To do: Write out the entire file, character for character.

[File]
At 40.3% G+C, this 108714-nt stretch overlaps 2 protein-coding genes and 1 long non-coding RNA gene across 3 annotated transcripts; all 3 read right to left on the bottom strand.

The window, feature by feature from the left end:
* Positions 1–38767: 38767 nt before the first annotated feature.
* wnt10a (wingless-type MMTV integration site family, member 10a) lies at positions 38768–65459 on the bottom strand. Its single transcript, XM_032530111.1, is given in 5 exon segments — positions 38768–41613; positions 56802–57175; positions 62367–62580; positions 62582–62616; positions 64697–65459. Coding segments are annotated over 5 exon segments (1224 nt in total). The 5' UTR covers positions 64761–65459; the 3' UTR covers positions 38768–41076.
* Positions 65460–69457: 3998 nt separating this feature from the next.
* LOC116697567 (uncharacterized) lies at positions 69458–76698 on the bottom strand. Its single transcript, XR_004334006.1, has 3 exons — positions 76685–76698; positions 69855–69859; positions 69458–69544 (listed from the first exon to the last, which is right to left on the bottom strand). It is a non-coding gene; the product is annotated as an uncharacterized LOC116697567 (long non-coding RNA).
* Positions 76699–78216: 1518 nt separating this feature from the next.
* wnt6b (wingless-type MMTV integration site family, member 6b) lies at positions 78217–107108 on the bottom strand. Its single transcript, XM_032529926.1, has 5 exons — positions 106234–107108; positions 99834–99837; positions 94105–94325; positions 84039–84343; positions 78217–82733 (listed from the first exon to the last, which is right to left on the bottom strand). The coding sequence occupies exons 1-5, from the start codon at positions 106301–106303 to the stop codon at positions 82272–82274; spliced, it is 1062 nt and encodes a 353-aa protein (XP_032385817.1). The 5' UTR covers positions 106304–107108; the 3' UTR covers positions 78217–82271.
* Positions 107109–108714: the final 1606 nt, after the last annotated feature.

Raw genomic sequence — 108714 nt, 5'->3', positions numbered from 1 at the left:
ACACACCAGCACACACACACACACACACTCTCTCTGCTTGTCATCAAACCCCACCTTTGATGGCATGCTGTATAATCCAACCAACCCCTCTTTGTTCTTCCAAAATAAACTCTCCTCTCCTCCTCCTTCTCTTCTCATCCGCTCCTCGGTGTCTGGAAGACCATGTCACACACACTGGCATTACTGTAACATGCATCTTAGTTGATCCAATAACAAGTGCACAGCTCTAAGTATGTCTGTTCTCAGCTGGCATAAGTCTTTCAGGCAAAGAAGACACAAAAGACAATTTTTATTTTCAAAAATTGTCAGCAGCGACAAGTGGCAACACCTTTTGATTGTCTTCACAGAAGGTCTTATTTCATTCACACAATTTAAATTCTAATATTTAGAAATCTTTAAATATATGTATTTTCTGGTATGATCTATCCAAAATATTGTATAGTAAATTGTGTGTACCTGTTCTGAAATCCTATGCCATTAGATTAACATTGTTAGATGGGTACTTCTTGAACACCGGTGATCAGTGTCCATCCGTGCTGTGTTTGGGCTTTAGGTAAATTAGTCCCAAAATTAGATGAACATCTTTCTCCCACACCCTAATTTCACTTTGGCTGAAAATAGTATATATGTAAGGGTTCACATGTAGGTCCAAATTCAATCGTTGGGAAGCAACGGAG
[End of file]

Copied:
At 40.3% G+C, this 108714-nt stretch overlaps 2 protein-coding genes and 1 long non-coding RNA gene across 3 annotated transcripts; all 3 read right to left on the bottom strand.

The window, feature by feature from the left end:
* Positions 1–38767: 38767 nt before the first annotated feature.
* wnt10a (wingless-type MMTV integration site family, member 10a) lies at positions 38768–65459 on the bottom strand. Its single transcript, XM_032530111.1, is given in 5 exon segments — positions 38768–41613; positions 56802–57175; positions 62367–62580; positions 62582–62616; positions 64697–65459. Coding segments are annotated over 5 exon segments (1224 nt in total). The 5' UTR covers positions 64761–65459; the 3' UTR covers positions 38768–41076.
* Positions 65460–69457: 3998 nt separating this feature from the next.
* LOC116697567 (uncharacterized) lies at positions 69458–76698 on the bottom strand. Its single transcript, XR_004334006.1, has 3 exons — positions 76685–76698; positions 69855–69859; positions 69458–69544 (listed from the first exon to the last, which is right to left on the bottom strand). It is a non-coding gene; the product is annotated as an uncharacterized LOC116697567 (long non-coding RNA).
* Positions 76699–78216: 1518 nt separating this feature from the next.
* wnt6b (wingless-type MMTV integration site family, member 6b) lies at positions 78217–107108 on the bottom strand. Its single transcript, XM_032529926.1, has 5 exons — positions 106234–107108; positions 99834–99837; positions 94105–94325; positions 84039–84343; positions 78217–82733 (listed from the first exon to the last, which is right to left on the bottom strand). The coding sequence occupies exons 1-5, from the start codon at positions 106301–106303 to the stop codon at positions 82272–82274; spliced, it is 1062 nt and encodes a 353-aa protein (XP_032385817.1). The 5' UTR covers positions 106304–107108; the 3' UTR covers positions 78217–82271.
* Positions 107109–108714: the final 1606 nt, after the last annotated feature.

Raw genomic sequence — 108714 nt, 5'->3', positions numbered from 1 at the left:
ACACACCAGCACACACACACACACACACTCTCTCTGCTTGTCATCAAACCCCACCTTTGATGGCATGCTGTATAATCCAACCAACCCCTCTTTGTTCTTCCAAAATAAACTCTCCTCTCCTCCTCCTTCTCTTCTCATCCGCTCCTCGGTGTCTGGAAGACCATGTCACACACACTGGCATTACTGTAACATGCATCTTAGTTGATCCAATAACAAGTGCACAGCTCTAAGTATGTCTGTTCTCAGCTGGCATAAGTCTTTCAGGCAAAGAAGACACAAAAGACAATTTTTATTTTCAAAAATTGTCAGCAGCGACAAGTGGCAACACCTTTTGATTGTCTTCACAGAAGGTCTTATTTCATTCACACAATTTAAATTCTAATATTTAGAAATCTTTAAATATATGTATTTTCTGGTATGATCTATCCAAAATATTGTATAGTAAATTGTGTGTACCTGTTCTGAAATCCTATGCCATTAGATTAACATTGTTAGATGGGTACTTCTTGAACACCGGTGATCAGTGTCCATCCGTGCTGTGTTTGGGCTTTAGGTAAATTAGTCCCAAAATTAGATGAACATCTTTCTCCCACACCCTAATTTCACTTTGGCTGAAAATAGTATATATGTAAGGGTTCACATGTAGGTCCAAATTCAATCGTTGGGAAGCAACGGAG